As the series continues, this line gets blurrier and blurrier--mostly because the big Movers and Shakers those with power-over have a tendency to attract fatal attention in Westeros, allowing some Ishmaels to themselves move into the spotlight. But notice that, during The War of Five Kings, not a ''single one'' of those five kings is a narrator. Instead, we always have an Ishmael nearby to watch them. The King in the North? Catelyn. Renly? ...Same narrator, actually. Stannis has the brave Ser Davos to spy on him; Balon Greyjoy his son Theon; and Joffrey, Cersei, Varys, Littlefinger and Lord Tywin are all attended by both Tyrion and Sansa. The pattern continues as the story does: we have no Frey narrator, the Boltons remain inscrutable, Mance Rayder is viewed from the outside; Doran Martell and Euron Greyjoy and Beric Dondarrion and Lady Stoneheart have to be talked about. ''A Dance with Dragons'' gives us someone who is ''clearly'' going seems poised[[note]]his AdaptedOut status on the show notwithstanding[[/note]] to be a major player in the game of thrones, [[spoiler:Aegon VI Targaryen]], but he isn't a narrator either. Whoever turns out to be at the heart of the Oldtown conspiracy to quash magic ([[WildMassGuess if such a thing exists]]), I guarantee you he won't narrate; Sam will viewpoint for him. Even Jeor Mormant, the Old Bear who is Lord Commander of the Night's Watch, doesn't narrate.

Perhaps ''most'' damning, though, is GRRM's announcement that certain characters will ''never'' be narrators because they know too much about what's going on. I won't tell you who they are, though you can [[http://www.westeros.org/Citadel/SSM/Entry/Torcon_Toronto_Canada_August_28_September_1/ find out yourself if you so desire]] (thanks, desire]][[note]]thanks, Tropers/{{deathpigeon}}, for hunting this So Spake Martin entry down for me! ~Tropers/{{slvstrChung}}), ~Tropers/{{slvstrChung}}[[/note]], but the mere fact that such characters ''exist'' tells you a lot about how Martin plans to tell the story.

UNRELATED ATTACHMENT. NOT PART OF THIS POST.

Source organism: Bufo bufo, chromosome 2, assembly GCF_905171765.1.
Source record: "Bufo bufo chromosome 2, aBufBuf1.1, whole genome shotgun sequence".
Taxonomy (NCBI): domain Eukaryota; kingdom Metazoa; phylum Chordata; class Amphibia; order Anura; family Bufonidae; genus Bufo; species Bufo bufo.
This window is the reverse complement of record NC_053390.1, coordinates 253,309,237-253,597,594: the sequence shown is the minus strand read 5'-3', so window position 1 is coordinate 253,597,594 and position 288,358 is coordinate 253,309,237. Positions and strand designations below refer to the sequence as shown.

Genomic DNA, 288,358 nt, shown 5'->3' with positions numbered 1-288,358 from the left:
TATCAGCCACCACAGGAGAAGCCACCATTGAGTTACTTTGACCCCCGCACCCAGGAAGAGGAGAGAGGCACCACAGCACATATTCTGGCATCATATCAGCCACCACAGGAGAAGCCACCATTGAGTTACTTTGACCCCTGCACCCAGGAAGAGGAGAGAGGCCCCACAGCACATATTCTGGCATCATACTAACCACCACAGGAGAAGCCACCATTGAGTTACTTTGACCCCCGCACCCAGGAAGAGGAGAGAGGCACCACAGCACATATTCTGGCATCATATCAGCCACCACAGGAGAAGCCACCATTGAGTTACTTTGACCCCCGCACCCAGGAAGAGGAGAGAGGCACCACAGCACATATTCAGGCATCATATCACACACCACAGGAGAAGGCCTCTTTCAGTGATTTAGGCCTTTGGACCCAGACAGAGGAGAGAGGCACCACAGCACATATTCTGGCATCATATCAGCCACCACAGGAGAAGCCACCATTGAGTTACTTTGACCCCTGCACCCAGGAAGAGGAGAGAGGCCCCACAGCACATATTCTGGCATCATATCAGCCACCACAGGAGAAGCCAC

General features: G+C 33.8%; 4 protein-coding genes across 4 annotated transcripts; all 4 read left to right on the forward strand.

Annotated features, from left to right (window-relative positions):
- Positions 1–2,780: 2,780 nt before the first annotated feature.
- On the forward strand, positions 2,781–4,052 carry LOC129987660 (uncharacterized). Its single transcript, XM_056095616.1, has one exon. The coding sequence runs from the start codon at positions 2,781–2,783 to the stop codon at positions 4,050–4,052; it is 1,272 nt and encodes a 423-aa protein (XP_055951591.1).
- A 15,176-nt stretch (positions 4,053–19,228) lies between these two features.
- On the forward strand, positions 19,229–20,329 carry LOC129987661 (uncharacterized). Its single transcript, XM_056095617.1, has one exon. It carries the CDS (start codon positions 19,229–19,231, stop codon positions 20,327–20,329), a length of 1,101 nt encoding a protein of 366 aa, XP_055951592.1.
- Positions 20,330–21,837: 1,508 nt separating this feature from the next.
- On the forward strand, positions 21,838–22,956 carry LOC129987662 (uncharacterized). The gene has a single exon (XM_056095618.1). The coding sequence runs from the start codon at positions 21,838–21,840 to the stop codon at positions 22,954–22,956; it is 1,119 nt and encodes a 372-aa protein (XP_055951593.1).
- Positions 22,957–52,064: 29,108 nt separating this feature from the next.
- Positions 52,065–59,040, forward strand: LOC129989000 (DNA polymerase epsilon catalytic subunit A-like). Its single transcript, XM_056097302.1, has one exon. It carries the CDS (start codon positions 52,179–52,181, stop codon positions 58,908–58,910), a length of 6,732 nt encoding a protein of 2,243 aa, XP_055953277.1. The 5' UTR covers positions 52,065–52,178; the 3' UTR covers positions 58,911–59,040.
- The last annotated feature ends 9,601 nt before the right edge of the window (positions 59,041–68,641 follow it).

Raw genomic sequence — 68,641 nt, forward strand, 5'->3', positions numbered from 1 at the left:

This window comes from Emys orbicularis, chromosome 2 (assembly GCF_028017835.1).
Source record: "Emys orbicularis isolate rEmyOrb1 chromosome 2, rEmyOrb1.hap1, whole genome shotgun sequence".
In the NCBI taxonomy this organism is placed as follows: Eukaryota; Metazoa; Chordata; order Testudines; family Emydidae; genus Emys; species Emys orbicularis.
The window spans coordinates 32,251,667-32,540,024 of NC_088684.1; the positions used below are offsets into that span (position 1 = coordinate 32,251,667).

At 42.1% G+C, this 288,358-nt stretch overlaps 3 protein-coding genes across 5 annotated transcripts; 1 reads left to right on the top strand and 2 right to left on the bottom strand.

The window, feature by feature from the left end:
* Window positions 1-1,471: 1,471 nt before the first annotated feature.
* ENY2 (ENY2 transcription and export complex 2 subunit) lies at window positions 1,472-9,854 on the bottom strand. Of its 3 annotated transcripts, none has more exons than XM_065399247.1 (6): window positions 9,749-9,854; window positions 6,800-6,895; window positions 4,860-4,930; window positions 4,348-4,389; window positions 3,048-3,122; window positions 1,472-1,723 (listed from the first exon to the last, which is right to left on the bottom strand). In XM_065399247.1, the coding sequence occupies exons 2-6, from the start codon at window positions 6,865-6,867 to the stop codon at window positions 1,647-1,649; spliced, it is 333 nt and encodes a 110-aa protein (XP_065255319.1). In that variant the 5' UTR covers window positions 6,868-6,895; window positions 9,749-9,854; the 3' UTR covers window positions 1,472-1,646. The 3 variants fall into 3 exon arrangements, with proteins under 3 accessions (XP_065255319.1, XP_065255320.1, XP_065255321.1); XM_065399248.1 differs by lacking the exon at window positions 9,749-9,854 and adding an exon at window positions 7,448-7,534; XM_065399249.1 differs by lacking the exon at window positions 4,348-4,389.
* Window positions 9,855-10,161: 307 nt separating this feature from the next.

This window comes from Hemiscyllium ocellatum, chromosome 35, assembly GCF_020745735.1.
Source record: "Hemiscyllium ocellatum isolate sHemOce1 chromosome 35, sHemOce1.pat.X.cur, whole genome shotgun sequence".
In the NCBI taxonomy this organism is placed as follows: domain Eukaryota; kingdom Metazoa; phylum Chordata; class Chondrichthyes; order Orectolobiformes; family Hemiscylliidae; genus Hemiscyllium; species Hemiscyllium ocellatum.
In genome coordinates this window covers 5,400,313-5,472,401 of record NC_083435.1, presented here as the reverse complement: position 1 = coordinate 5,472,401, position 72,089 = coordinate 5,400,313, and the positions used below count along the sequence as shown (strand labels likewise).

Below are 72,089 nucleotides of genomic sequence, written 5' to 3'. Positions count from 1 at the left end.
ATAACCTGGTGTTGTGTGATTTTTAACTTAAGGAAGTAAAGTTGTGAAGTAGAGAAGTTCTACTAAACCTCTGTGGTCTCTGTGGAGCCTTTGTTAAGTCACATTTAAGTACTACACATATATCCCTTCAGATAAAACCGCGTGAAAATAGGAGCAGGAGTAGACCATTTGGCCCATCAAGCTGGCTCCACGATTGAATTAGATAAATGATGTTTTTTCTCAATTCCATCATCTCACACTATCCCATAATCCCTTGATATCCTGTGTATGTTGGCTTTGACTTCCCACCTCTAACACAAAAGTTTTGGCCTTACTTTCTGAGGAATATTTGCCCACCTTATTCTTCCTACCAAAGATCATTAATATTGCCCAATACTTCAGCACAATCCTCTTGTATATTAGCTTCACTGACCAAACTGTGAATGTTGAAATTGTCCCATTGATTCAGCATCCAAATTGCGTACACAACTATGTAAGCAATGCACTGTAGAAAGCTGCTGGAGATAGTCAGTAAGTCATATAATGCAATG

This brings us to some of the few exceptions to the rule. On occasion, we'll have characters who are narrators ''and'' Movers & Shakers. One was Ned; obviously, he didn't stay that way for long. Another is Cersei, who comes into the dawn of her regency at the same time she becomes a narrator. The solution ''there'' is that Cersei loses her agency right quick; being a SmallNameBigEgo will do that to ya. But the last two are by far the most questionable, because either they're going to toss our theory on its head or be upended themselves. There ''are'' two Movers & Shakers, two characters with power, two Strong characters, who are also narrators, and have been ''from the beginning''. One is the Bastard of Winterfell, the 998th Lord Commander of the Night's Watch: Jon Snow. The other is the Stormborn, the Unburnt, Rightful Queen of Westeros, Breaker of Chains and Mother of Dragons: Daenerys Targaryen.

First off: what's the first thing the fandom did? Elect them as Main Characters. There are a lot of people who believe that, if ''A Song of Ice and Fire'' HAS a single central character, it's Daenerys; if it has two, the second is Jon. (If there's a third, it gets muddier; my money's on Tyrion, but it could be Sansa or Bran or Arya or, in light of the events of ''Dance'', the new character, or even Davos.) Second: how does this jive with GRRM's ongoing habit of ''not'' letting us see what's going on in the minds of the Movers and Shakers, so as to keep them inscrutable and interesting? Well, part of it is that we (the readership) are expecting Jon and Dany to learn how to wield their power and authority properly, which is basically the one thing every other Mover & Shaker has ''not'' figured out at this point; Daenerys certainly has that goal in mind, and Jon (who is rocking the boat up north) is taking the long view, and the right view too, though a lot of his associated characters won't admit it. These two Strong characters who are learning (or at least trying) to wield their power WithGreatResponsibility. These two Strong characters are trying to do what Ned did--be both Strong ''and'' Good.

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This brings us to some of the few exceptions to the rule. On occasion, we'll have characters who are narrators ''and'' Movers & Shakers.have power-over. One was Ned; obviously, he didn't stay that way for long. Another is Cersei, who comes into the dawn of her regency at the same time she becomes a narrator. The solution ''there'' is that Cersei loses her agency right quick; being a SmallNameBigEgo will do that to ya.you, and she almost instantly runs her own regency into the ground. But the last two are by far the most questionable, because either they're going to toss our theory on its head or be upended themselves. There ''are'' two Movers & Shakers, two characters people with power, two Strong characters, power-over who are also narrators, narrators and have been ''from the beginning''.start''. One is the Bastard of Winterfell, the 998th Lord Commander of the Night's Watch: Jon Snow. The other is the Stormborn, the Unburnt, Rightful Queen of Westeros, Breaker of Chains and Mother of Dragons: Daenerys Targaryen.